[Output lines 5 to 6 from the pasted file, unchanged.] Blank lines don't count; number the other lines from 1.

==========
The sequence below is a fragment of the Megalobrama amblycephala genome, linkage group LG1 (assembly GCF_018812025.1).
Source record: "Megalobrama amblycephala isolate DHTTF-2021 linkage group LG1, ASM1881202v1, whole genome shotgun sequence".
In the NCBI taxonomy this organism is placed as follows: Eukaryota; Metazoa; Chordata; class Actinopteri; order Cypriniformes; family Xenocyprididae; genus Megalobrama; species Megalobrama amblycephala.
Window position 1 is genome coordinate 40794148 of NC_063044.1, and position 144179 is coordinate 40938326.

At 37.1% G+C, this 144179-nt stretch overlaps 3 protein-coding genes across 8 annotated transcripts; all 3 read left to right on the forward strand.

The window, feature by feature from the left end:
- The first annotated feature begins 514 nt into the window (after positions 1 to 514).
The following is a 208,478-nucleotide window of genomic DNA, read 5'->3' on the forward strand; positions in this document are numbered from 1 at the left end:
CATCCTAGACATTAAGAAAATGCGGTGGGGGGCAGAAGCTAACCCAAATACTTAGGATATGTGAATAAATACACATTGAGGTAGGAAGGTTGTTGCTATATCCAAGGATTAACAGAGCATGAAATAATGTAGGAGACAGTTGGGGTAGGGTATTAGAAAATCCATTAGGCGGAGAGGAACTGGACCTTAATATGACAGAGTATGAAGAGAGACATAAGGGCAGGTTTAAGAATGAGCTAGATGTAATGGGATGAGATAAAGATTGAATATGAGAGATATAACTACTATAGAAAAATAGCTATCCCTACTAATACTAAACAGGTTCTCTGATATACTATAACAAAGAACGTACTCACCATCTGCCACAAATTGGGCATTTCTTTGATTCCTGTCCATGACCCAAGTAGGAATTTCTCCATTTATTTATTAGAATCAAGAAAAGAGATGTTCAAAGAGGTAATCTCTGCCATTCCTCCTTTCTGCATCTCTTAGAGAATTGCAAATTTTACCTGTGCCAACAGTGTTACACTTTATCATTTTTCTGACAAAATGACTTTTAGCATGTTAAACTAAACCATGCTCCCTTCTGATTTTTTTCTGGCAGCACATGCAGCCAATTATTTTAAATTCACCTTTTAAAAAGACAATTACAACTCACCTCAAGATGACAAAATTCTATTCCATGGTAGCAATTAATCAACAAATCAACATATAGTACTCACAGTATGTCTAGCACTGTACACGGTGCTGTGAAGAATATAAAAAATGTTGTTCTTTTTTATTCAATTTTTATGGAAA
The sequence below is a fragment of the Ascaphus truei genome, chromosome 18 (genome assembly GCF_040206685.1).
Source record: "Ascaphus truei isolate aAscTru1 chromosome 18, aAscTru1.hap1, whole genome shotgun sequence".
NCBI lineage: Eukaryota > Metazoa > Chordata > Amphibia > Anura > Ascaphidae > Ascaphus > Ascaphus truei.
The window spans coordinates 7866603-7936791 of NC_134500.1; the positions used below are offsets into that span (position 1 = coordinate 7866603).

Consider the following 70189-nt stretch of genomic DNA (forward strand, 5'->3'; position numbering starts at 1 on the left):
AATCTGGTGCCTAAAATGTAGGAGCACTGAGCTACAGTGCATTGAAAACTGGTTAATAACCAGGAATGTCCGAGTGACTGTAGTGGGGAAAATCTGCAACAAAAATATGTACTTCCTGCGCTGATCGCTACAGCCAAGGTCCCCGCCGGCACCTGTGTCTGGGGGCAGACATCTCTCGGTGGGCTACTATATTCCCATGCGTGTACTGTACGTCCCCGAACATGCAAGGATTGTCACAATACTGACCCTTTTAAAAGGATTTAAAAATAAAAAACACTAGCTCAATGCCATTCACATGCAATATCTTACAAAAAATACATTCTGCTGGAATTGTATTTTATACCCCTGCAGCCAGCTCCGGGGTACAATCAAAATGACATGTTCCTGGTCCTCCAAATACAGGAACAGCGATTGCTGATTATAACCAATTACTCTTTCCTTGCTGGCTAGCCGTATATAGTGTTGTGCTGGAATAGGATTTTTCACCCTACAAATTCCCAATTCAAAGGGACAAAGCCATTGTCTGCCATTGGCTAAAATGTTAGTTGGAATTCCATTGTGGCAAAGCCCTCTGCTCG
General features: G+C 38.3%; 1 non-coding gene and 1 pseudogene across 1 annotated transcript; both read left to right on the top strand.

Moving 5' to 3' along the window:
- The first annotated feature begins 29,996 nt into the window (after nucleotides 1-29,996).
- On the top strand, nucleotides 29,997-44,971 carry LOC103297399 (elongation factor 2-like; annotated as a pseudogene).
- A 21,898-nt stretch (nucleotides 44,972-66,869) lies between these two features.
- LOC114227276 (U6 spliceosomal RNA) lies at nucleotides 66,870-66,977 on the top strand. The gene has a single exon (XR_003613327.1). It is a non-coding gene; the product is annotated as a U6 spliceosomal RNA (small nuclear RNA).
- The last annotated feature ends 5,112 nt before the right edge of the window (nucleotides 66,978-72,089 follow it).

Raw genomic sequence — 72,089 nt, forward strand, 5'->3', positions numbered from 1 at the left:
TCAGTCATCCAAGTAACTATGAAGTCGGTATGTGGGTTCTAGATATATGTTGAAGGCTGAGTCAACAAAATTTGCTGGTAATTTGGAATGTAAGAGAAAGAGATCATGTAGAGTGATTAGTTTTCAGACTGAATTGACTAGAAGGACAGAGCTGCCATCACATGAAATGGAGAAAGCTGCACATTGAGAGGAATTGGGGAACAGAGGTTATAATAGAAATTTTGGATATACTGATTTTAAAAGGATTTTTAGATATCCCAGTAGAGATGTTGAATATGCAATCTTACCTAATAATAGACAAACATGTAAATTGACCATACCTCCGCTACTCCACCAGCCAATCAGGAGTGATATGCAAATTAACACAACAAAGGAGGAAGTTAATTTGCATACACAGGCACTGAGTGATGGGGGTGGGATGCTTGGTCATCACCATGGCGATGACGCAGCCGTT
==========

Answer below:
At 37.1% G+C, this 144179-nt stretch overlaps 3 protein-coding genes across 8 annotated transcripts; all 3 read left to right on the forward strand.

The window, feature by feature from the left end: